National Geographic’s beautiful and intelligent filmic pilgrimage about God is narrated by an actor who comes with solid credentials: Morgan Freeman played God in two feature films directed by Tom Shadyac: “Bruce Almighty” (2003) and “Evan Almighty” (2007). In “The Story of God,” aired as a six-part series beginning Sunday, Freeman moors himself in Greenwood, Miss., his hometown and source of his family and identity.
From Greenwood, he travels the world in search of beliefs about the afterlife, the end of life (as in the apocalypse), creation, God, evil and miracles. The gorgeous press kit contained the first three episodes and these were enough, certainly, to engage my interest and extend an invitation to my readers to watch the series.
At first I thought my favorite episode was about the apocalypse but actually it is creation. Freeman starts out once again in Greenwood but makes his way to the Church of the Holy Sepulchre in Jerusalem with its captivating “Chapel of Adam” that connects to the crucifixion of Jesus. Then he travels to Rome to speak with the pope’s chief science representative, Msgr. Marcelo Sanchez Sorondo, the chancellor of the Pontifical Academy of Sciences, which dates back to 1603.
Freeman then visits the Vatican Observatory to speak with a priest astronomer whose field of study is “extra-galactic objects.” He speaks about God as “the First Cause” who is outside of space and time and how God keeps the universe in existence. It is a very contemplative moment in the episode.
The series is beautiful, like a lustrous film version of an issue of the glossy National Geographic magazine. It is reverent, informative, interesting, and reflective whether talking about Judaism, Christianity, Islam, Hinduism or the Mayan faith.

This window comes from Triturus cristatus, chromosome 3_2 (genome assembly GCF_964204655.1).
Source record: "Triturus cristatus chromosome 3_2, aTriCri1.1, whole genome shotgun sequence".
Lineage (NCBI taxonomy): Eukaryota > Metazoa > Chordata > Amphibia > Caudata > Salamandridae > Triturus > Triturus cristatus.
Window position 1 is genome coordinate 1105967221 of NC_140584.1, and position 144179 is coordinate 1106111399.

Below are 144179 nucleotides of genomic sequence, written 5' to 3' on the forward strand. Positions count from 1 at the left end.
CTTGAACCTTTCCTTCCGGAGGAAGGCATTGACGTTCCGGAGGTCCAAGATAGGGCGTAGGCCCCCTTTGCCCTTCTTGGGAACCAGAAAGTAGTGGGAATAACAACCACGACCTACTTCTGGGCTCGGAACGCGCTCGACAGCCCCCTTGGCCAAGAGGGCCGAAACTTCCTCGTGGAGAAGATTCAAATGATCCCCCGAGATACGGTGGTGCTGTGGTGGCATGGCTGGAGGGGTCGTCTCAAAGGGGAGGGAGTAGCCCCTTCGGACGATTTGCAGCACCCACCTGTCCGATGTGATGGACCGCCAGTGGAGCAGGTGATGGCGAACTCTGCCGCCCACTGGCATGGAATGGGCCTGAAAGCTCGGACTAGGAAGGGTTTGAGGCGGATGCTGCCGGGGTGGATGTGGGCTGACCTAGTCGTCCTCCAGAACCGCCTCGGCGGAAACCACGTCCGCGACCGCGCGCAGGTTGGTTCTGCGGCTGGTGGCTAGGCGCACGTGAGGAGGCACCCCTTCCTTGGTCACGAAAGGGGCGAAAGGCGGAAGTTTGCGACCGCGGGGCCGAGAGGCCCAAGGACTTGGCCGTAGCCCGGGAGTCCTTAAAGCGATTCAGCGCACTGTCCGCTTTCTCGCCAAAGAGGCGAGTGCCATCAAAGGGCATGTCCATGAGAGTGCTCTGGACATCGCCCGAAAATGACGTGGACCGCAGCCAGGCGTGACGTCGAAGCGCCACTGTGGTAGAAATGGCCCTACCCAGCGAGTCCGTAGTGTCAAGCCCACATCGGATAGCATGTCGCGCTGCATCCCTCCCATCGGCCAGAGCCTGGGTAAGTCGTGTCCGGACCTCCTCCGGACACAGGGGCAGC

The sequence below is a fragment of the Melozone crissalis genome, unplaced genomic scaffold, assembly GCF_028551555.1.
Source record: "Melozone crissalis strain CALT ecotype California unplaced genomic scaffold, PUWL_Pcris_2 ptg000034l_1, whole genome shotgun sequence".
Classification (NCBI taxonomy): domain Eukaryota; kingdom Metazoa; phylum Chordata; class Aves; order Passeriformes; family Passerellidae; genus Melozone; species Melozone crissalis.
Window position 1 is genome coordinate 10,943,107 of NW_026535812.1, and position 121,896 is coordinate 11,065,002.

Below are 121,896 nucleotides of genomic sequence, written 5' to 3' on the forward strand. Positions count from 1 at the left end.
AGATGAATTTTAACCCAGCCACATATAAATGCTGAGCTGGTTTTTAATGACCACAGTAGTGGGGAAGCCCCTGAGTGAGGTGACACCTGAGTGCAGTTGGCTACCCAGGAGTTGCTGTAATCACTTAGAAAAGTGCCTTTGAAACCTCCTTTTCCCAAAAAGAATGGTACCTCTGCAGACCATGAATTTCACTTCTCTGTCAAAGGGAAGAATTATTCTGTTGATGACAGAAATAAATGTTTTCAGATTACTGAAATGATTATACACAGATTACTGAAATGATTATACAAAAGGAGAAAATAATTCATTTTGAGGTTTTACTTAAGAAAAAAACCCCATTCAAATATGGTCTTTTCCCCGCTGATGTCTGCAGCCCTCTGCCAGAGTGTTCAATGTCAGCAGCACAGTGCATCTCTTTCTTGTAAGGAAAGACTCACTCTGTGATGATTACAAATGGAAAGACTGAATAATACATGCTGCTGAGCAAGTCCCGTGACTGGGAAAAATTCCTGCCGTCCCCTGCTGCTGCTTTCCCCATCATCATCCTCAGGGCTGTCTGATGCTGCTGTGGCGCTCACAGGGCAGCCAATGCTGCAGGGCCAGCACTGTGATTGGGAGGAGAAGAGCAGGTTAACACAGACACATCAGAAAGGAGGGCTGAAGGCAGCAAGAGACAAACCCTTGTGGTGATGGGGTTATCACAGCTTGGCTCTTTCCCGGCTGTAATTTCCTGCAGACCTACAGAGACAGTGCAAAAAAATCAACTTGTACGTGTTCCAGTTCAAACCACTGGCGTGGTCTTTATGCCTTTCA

Freeman didn’t appreciate having to bend low to get into the Egyptian Tomb of Menna and asks if there is another way out when it’s time to leave. Alas, he must bend his tall frame to honor the gods, as did those who built the pyramid. But his voice remains even, calm, and respectful of all beliefs and believers he encounters on his journey from Albuquerque, N.M., to Jerusalem and the Dead Sea, Vatican City, Turkey, Mexico, and beyond. India is the only Asian country included in the series.
A case could be made that “The Story of God” makes all religions equal. Yet I don’t think this is where the series leads audiences at all. It promotes understanding. It does ask and explore what came first: did people create religion or did religion find people — and halfway through the series the answer is not so clear.
Freeman’s narration concludes the episode on creation this way: “Our beliefs don’t have to divide us but have the power to make us do marvelous things. … As it was in the beginning, is now and will be forever.”